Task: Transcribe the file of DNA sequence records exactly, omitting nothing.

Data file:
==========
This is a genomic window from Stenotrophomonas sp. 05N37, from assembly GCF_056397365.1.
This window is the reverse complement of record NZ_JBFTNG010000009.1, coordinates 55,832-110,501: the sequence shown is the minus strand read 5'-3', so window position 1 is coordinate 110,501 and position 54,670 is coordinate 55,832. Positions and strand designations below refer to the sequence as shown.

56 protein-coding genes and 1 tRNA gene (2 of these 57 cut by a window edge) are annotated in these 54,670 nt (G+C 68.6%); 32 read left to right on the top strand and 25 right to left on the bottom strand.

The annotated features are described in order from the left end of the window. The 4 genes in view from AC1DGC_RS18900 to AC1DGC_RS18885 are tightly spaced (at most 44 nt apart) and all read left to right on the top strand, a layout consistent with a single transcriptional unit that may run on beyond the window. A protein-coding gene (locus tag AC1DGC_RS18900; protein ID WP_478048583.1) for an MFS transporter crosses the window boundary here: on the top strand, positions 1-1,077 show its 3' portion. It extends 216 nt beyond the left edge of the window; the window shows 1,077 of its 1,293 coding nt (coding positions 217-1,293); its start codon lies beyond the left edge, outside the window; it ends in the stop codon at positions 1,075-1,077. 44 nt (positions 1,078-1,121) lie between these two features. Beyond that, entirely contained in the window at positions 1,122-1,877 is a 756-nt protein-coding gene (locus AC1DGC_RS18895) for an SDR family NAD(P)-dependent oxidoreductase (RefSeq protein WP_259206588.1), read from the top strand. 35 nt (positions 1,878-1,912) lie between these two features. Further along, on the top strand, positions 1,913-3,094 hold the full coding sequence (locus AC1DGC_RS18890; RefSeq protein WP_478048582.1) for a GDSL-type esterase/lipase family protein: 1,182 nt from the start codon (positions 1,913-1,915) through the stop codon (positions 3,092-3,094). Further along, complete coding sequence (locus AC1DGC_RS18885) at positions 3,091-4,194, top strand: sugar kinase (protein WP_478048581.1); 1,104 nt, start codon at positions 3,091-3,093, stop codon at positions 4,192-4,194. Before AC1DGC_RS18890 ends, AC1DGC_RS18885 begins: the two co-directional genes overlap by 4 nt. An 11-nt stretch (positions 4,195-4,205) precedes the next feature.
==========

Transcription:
This is a genomic window from Stenotrophomonas sp. 05N37, from assembly GCF_056397365.1.
This window is the reverse complement of record NZ_JBFTNG010000009.1, coordinates 55,832-110,501: the sequence shown is the minus strand read 5'-3', so window position 1 is coordinate 110,501 and position 54,670 is coordinate 55,832. Positions and strand designations below refer to the sequence as shown.

56 protein-coding genes and 1 tRNA gene (2 of these 57 cut by a window edge) are annotated in these 54,670 nt (G+C 68.6%); 32 read left to right on the top strand and 25 right to left on the bottom strand.

The annotated features are described in order from the left end of the window. The 4 genes in view from AC1DGC_RS18900 to AC1DGC_RS18885 are tightly spaced (at most 44 nt apart) and all read left to right on the top strand, a layout consistent with a single transcriptional unit that may run on beyond the window. A protein-coding gene (locus tag AC1DGC_RS18900; protein ID WP_478048583.1) for an MFS transporter crosses the window boundary here: on the top strand, positions 1-1,077 show its 3' portion. It extends 216 nt beyond the left edge of the window; the window shows 1,077 of its 1,293 coding nt (coding positions 217-1,293); its start codon lies beyond the left edge, outside the window; it ends in the stop codon at positions 1,075-1,077. 44 nt (positions 1,078-1,121) lie between these two features. Beyond that, entirely contained in the window at positions 1,122-1,877 is a 756-nt protein-coding gene (locus AC1DGC_RS18895) for an SDR family NAD(P)-dependent oxidoreductase (RefSeq protein WP_259206588.1), read from the top strand. 35 nt (positions 1,878-1,912) lie between these two features. Further along, on the top strand, positions 1,913-3,094 hold the full coding sequence (locus AC1DGC_RS18890; RefSeq protein WP_478048582.1) for a GDSL-type esterase/lipase family protein: 1,182 nt from the start codon (positions 1,913-1,915) through the stop codon (positions 3,092-3,094). Further along, complete coding sequence (locus AC1DGC_RS18885) at positions 3,091-4,194, top strand: sugar kinase (protein WP_478048581.1); 1,104 nt, start codon at positions 3,091-3,093, stop codon at positions 4,192-4,194. Before AC1DGC_RS18890 ends, AC1DGC_RS18885 begins: the two co-directional genes overlap by 4 nt. An 11-nt stretch (positions 4,195-4,205) precedes the next feature.